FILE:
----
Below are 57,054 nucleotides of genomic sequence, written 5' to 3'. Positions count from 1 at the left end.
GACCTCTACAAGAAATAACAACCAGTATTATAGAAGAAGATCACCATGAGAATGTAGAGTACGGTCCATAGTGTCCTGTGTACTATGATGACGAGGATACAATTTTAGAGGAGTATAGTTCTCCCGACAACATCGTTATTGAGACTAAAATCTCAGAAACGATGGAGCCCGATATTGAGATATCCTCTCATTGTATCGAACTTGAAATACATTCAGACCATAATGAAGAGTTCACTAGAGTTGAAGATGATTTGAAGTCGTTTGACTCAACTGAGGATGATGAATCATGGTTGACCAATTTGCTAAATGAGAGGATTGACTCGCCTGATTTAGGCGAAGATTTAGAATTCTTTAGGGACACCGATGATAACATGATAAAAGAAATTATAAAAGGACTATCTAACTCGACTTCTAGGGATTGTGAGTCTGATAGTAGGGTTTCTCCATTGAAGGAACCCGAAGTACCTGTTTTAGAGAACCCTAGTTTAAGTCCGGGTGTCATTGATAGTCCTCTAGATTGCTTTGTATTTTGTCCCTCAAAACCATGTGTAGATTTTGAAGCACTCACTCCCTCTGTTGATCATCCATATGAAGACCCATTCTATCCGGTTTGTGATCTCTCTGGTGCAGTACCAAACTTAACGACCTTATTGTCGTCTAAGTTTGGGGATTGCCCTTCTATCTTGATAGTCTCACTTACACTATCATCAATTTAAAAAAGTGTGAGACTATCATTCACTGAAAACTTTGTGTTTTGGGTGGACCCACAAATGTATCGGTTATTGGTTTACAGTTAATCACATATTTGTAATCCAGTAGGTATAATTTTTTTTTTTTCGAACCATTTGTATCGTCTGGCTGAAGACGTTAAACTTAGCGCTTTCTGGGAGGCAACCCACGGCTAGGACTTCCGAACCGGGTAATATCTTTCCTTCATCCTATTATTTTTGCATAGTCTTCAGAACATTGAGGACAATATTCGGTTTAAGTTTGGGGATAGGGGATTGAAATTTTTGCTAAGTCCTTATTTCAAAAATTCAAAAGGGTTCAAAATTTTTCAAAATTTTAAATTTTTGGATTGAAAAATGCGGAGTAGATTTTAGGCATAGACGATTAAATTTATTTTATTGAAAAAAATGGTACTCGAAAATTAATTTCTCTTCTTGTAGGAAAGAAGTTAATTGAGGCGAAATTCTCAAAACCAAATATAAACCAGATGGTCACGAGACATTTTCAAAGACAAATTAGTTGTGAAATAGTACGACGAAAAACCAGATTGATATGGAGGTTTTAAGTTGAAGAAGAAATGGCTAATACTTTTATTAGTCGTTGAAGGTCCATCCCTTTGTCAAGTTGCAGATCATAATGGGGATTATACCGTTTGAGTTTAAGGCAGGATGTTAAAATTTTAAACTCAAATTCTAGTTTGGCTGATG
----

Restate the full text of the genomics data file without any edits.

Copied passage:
Below are 57,054 nucleotides of genomic sequence, written 5' to 3'. Positions count from 1 at the left end.
GACCTCTACAAGAAATAACAACCAGTATTATAGAAGAAGATCACCATGAGAATGTAGAGTACGGTCCATAGTGTCCTGTGTACTATGATGACGAGGATACAATTTTAGAGGAGTATAGTTCTCCCGACAACATCGTTATTGAGACTAAAATCTCAGAAACGATGGAGCCCGATATTGAGATATCCTCTCATTGTATCGAACTTGAAATACATTCAGACCATAATGAAGAGTTCACTAGAGTTGAAGATGATTTGAAGTCGTTTGACTCAACTGAGGATGATGAATCATGGTTGACCAATTTGCTAAATGAGAGGATTGACTCGCCTGATTTAGGCGAAGATTTAGAATTCTTTAGGGACACCGATGATAACATGATAAAAGAAATTATAAAAGGACTATCTAACTCGACTTCTAGGGATTGTGAGTCTGATAGTAGGGTTTCTCCATTGAAGGAACCCGAAGTACCTGTTTTAGAGAACCCTAGTTTAAGTCCGGGTGTCATTGATAGTCCTCTAGATTGCTTTGTATTTTGTCCCTCAAAACCATGTGTAGATTTTGAAGCACTCACTCCCTCTGTTGATCATCCATATGAAGACCCATTCTATCCGGTTTGTGATCTCTCTGGTGCAGTACCAAACTTAACGACCTTATTGTCGTCTAAGTTTGGGGATTGCCCTTCTATCTTGATAGTCTCACTTACACTATCATCAATTTAAAAAAGTGTGAGACTATCATTCACTGAAAACTTTGTGTTTTGGGTGGACCCACAAATGTATCGGTTATTGGTTTACAGTTAATCACATATTTGTAATCCAGTAGGTATAATTTTTTTTTTTTCGAACCATTTGTATCGTCTGGCTGAAGACGTTAAACTTAGCGCTTTCTGGGAGGCAACCCACGGCTAGGACTTCCGAACCGGGTAATATCTTTCCTTCATCCTATTATTTTTGCATAGTCTTCAGAACATTGAGGACAATATTCGGTTTAAGTTTGGGGATAGGGGATTGAAATTTTTGCTAAGTCCTTATTTCAAAAATTCAAAAGGGTTCAAAATTTTTCAAAATTTTAAATTTTTGGATTGAAAAATGCGGAGTAGATTTTAGGCATAGACGATTAAATTTATTTTATTGAAAAAAATGGTACTCGAAAATTAATTTCTCTTCTTGTAGGAAAGAAGTTAATTGAGGCGAAATTCTCAAAACCAAATATAAACCAGATGGTCACGAGACATTTTCAAAGACAAATTAGTTGTGAAATAGTACGACGAAAAACCAGATTGATATGGAGGTTTTAAGTTGAAGAAGAAATGGCTAATACTTTTATTAGTCGTTGAAGGTCCATCCCTTTGTCAAGTTGCAGATCATAATGGGGATTATACCGTTTGAGTTTAAGGCAGGATGTTAAAATTTTAAACTCAAATTCTAGTTTGGCTGATG